Null


Shortening driveline ? 1310 h bar

  • 3 Replies
  • 2126 Views

Nmiller02

  • Join Date: Apr 2013
  • *
  • Full Member
  • ***
  • Posts: 130
  • Karma: +1/-0
  • Registered User
    • View Profile
  • Liked:
  • Likes Given: 0
« on: April 13, 2014, 04:26:11 PM »
Anyone ever had to shorten a driveline ? Looking for some help.... I have a 1310 h bar that measures what I believe to be standard size at 7 1/2". I'm needing about 7" of driveline only, not including PTO, or 7 1/4" tops.   

Thanks




Sent from my iPhone using SoCalJetBoats mobile app


Flusher

  • Join Date: Sep 2011
  • Location: Colton, CA
  • *
  • Macho Member
  • ******
  • Posts: 2,054
  • Karma: +71/-0
  • The Machinist
    • View Profile
  • Liked:
  • Likes Given: 26
« Reply #1 on: April 13, 2014, 05:39:45 PM »
That is a common problem.  You want 1/8” clearance between the yoke and the snap ring in front of the thrust bearing.  You can shorten the splined yoke.  I would recommend not shortening to the point that the spline length is less than one shaft diameter.  That means that you want the actual spline engagement to have at least 1-3/8” engagement.

Before you cut anything, may I ask, what is the cause for the need to shorten the drive line?  Did you change drivelines, change or move your engine, reset your pump, add a Jetaway, etc.?  If the driveline is too long, flex in the boat will allow the pump shaft to push against the crank, killing the engine thrust bearing.

Actual cutting of the yoke can be done by various means based on what you have available to you.  I have machined them on both a mill and a lathe.  I have also cut them in a chop saw, with a die grinder cut-off wheel, and even with a hack-saw.  The material really isn’t that hard.  Ideally, you would like to make a nice straight cut, but the runout of the cut on the face is not critical at all.  The face of the yoke does (should) not contact anything.  All you want is to maintain clearance to prevent it from pushing against the crank shaft.  Don’t cut it too short or the splines could fail.

Cheers,

Joe
"I want to roll with my brother Joe" - Joe Bateman - January 29, 1950 ~ November 27, 2013

Nmiller02

  • Join Date: Apr 2013
  • *
  • Full Member
  • ***
  • Posts: 130
  • Karma: +1/-0
  • Registered User
    • View Profile
  • Liked:
  • Likes Given: 0
« Reply #2 on: April 13, 2014, 06:07:05 PM »

That is a common problem.  You want 1/8” clearance between the yoke and the snap ring in front of the thrust bearing.  You can shorten the splined yoke.  I would recommend not shortening to the point that the spline length is less than one shaft diameter.  That means that you want the actual spline engagement to have at least 1-3/8” engagement.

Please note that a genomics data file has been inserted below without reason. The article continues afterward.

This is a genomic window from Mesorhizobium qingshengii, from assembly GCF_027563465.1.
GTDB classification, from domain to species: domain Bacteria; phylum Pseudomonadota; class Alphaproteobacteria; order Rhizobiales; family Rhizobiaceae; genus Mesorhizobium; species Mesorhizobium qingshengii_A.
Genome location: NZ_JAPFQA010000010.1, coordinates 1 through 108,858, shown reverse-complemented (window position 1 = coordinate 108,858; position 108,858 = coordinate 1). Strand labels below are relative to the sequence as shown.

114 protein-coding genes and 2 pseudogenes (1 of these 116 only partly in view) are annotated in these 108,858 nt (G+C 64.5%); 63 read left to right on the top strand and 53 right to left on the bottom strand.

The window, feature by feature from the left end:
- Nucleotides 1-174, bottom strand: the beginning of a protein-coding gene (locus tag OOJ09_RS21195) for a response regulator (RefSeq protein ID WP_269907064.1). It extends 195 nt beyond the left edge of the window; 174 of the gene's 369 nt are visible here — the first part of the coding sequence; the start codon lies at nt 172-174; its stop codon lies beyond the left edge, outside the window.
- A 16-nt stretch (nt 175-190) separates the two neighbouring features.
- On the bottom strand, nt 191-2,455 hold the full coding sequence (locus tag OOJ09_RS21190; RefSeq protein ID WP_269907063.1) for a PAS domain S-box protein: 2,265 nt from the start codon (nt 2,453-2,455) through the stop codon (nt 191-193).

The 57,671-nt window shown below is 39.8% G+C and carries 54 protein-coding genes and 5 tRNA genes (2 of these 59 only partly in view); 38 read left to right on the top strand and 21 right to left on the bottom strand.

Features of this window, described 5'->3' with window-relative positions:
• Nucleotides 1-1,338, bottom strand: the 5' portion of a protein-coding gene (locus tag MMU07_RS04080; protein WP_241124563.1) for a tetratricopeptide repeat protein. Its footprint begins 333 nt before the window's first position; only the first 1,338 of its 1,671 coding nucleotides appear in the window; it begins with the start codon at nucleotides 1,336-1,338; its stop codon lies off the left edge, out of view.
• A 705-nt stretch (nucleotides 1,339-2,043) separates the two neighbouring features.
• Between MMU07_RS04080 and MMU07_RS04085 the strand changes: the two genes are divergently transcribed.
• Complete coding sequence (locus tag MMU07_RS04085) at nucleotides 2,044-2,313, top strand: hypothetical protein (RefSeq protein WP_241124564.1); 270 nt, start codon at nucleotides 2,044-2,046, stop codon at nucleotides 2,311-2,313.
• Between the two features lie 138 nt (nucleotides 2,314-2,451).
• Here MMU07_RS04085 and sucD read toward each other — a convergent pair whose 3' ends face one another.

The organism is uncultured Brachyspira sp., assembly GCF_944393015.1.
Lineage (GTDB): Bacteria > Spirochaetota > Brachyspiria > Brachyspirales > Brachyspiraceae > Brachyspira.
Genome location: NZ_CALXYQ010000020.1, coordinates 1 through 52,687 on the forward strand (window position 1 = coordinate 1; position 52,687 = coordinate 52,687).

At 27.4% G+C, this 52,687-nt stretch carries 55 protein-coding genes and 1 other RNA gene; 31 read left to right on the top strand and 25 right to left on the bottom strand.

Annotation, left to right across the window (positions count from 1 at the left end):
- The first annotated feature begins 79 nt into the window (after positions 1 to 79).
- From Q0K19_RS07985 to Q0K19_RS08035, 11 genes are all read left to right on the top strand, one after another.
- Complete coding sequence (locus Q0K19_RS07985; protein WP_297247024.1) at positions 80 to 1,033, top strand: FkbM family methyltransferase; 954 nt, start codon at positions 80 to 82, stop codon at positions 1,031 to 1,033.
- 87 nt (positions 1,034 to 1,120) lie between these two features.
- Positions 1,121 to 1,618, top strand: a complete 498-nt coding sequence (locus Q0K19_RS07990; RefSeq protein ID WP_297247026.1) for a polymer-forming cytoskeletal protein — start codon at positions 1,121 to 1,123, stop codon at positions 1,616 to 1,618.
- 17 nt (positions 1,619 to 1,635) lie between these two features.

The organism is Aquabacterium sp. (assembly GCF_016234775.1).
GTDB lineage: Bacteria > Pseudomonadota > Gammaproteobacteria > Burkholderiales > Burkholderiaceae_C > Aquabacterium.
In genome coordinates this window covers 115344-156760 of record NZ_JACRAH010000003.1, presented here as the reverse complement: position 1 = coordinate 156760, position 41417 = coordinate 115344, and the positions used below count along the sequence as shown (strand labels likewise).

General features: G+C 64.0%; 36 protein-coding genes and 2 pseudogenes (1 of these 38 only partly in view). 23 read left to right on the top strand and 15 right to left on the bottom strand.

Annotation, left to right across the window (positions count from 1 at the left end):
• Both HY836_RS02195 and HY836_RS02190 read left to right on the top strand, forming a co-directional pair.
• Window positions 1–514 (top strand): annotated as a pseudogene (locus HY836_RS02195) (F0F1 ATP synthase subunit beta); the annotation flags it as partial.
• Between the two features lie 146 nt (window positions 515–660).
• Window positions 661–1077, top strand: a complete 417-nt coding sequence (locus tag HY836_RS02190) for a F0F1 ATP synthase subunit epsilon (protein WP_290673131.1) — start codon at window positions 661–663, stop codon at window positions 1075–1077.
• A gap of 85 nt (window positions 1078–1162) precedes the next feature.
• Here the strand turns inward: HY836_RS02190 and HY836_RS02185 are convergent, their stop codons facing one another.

Before you cut anything, may I ask, what is the cause for the need to shorten the drive line?  Did you change drivelines, change or move your engine, reset your pump, add a Jetaway, etc.?  If the driveline is too long, flex in the boat will allow the pump shaft to push against the crank, killing the engine thrust bearing.

Actual cutting of the yoke can be done by various means based on what you have available to you.  I have machined them on both a mill and a lathe.  I have also cut them in a chop saw, with a die grinder cut-off wheel, and even with a hack-saw.  The material really isn’t that hard.  Ideally, you would like to make a nice straight cut, but the runout of the cut on the face is not critical at all.  The face of the yoke does (should) not contact anything.  All you want is to maintain clearance to prevent it from pushing against the crank shaft.  Don’t cut it too short or the splines could fail.

Cheers,

Joe


Great info, thank you much buddy !

Running a quarter stringer boat (78'challeneger) and the engine box is pretty tight, from the pump (berkely JG) in relation to the false floor bulkhead. My front 4 point motor plate has maybe an 1/8th clearance between it and the bulkhead at false floor.

The boat had a Rockwell driveline in it last year but replaced now with a PTO and 1310 to move engine forward the 2" I needed to get my drive line straighter. The angle was way out with the Rockwell because of its short length, my oil pan was interfering with the jet intake. So my solution was to go with a 1310 and PTO to achieve forward movement of the engine now I have 1/2" or so too much causing very close tolerances at front motor plate to bulkhead and drivline spline end to snap ring.

Make sense ? Lol








Sent from my iPhone using SoCalJetBoats mobile app

Flusher

  • Join Date: Sep 2011
  • Location: Colton, CA
  • *
  • Macho Member
  • ******
  • Posts: 2,054
  • Karma: +71/-0
  • The Machinist
    • View Profile
  • Liked:
  • Likes Given: 26
« Reply #3 on: April 13, 2014, 06:27:32 PM »
Yes, makes sense.  Just remember, thrust pushes the pump shaft forward in the suction.  All hulls have flex, some more than others.  Sounds like you got a handle on the driveline angularity.  Just make sure that you have about 1/8” clearance so the yoke doesn’t bottom out against the snap ring/thrust bearing at any time.
"I want to roll with my brother Joe" - Joe Bateman - January 29, 1950 ~ November 27, 2013

 


Website Security Test
Powered by EzPortal
Null

Website Security Test